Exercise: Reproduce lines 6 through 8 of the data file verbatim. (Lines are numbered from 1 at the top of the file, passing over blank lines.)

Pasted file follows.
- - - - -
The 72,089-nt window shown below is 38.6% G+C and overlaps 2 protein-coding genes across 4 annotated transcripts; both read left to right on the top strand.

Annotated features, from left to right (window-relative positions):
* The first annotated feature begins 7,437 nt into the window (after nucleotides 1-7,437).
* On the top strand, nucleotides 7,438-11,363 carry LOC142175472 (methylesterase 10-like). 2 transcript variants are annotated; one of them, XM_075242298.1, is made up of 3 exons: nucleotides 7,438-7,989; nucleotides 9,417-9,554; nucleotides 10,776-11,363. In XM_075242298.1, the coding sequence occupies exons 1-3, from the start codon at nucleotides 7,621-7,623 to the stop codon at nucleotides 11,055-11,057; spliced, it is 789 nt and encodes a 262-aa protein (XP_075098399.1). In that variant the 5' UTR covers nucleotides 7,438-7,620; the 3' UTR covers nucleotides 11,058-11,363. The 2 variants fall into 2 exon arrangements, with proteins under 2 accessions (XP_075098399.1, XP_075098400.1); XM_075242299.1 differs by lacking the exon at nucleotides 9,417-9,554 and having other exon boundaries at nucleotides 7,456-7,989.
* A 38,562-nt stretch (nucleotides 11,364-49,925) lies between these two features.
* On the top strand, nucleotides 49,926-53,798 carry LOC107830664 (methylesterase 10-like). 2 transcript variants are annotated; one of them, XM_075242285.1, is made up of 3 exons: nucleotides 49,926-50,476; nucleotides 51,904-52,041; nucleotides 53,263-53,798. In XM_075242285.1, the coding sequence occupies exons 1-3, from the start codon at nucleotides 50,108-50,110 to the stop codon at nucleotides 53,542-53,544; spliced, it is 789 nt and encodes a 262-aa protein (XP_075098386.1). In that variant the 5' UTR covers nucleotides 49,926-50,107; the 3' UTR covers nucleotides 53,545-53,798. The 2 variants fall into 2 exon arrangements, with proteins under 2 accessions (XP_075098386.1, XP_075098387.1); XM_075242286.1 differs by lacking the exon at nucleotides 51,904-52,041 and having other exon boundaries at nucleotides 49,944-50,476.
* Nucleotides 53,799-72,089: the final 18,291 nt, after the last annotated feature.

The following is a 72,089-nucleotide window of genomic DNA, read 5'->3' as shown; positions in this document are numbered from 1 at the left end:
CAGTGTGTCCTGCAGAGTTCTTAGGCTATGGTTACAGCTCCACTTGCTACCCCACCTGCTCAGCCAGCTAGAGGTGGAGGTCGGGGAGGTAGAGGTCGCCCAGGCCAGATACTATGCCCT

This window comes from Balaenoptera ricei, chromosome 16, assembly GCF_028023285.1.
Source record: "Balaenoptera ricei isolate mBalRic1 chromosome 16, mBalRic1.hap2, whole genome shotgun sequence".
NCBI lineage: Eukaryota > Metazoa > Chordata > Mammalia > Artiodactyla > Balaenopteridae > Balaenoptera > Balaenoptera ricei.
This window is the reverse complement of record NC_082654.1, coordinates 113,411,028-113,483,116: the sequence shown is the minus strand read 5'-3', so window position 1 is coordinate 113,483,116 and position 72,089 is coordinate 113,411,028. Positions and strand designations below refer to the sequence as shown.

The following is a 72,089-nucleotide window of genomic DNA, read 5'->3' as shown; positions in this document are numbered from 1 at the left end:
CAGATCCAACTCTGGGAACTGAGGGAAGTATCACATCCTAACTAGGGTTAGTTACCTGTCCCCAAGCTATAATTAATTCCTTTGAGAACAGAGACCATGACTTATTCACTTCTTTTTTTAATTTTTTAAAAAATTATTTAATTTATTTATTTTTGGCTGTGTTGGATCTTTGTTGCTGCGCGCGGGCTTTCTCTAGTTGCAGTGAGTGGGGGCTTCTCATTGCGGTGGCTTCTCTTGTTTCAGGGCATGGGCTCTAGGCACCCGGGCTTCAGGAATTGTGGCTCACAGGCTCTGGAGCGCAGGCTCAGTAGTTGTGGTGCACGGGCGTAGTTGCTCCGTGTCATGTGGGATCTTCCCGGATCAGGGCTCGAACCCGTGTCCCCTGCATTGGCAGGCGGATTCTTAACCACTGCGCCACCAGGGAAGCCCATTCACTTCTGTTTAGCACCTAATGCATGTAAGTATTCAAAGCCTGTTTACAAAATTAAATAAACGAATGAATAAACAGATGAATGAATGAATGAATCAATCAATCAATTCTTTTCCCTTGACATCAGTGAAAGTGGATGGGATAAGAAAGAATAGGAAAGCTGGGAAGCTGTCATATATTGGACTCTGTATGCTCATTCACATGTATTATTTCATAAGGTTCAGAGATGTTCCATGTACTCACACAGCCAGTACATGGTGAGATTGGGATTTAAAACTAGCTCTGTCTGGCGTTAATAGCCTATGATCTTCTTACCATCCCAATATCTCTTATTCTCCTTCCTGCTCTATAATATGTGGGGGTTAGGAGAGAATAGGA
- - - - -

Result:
* On the top strand, nucleotides 49,926-53,798 carry LOC107830664 (methylesterase 10-like). 2 transcript variants are annotated; one of them, XM_075242285.1, is made up of 3 exons: nucleotides 49,926-50,476; nucleotides 51,904-52,041; nucleotides 53,263-53,798. In XM_075242285.1, the coding sequence occupies exons 1-3, from the start codon at nucleotides 50,108-50,110 to the stop codon at nucleotides 53,542-53,544; spliced, it is 789 nt and encodes a 262-aa protein (XP_075098386.1). In that variant the 5' UTR covers nucleotides 49,926-50,107; the 3' UTR covers nucleotides 53,545-53,798. The 2 variants fall into 2 exon arrangements, with proteins under 2 accessions (XP_075098386.1, XP_075098387.1); XM_075242286.1 differs by lacking the exon at nucleotides 51,904-52,041 and having other exon boundaries at nucleotides 49,944-50,476.
* Nucleotides 53,799-72,089: the final 18,291 nt, after the last annotated feature.

The following is a 72,089-nucleotide window of genomic DNA, read 5'->3' as shown; positions in this document are numbered from 1 at the left end: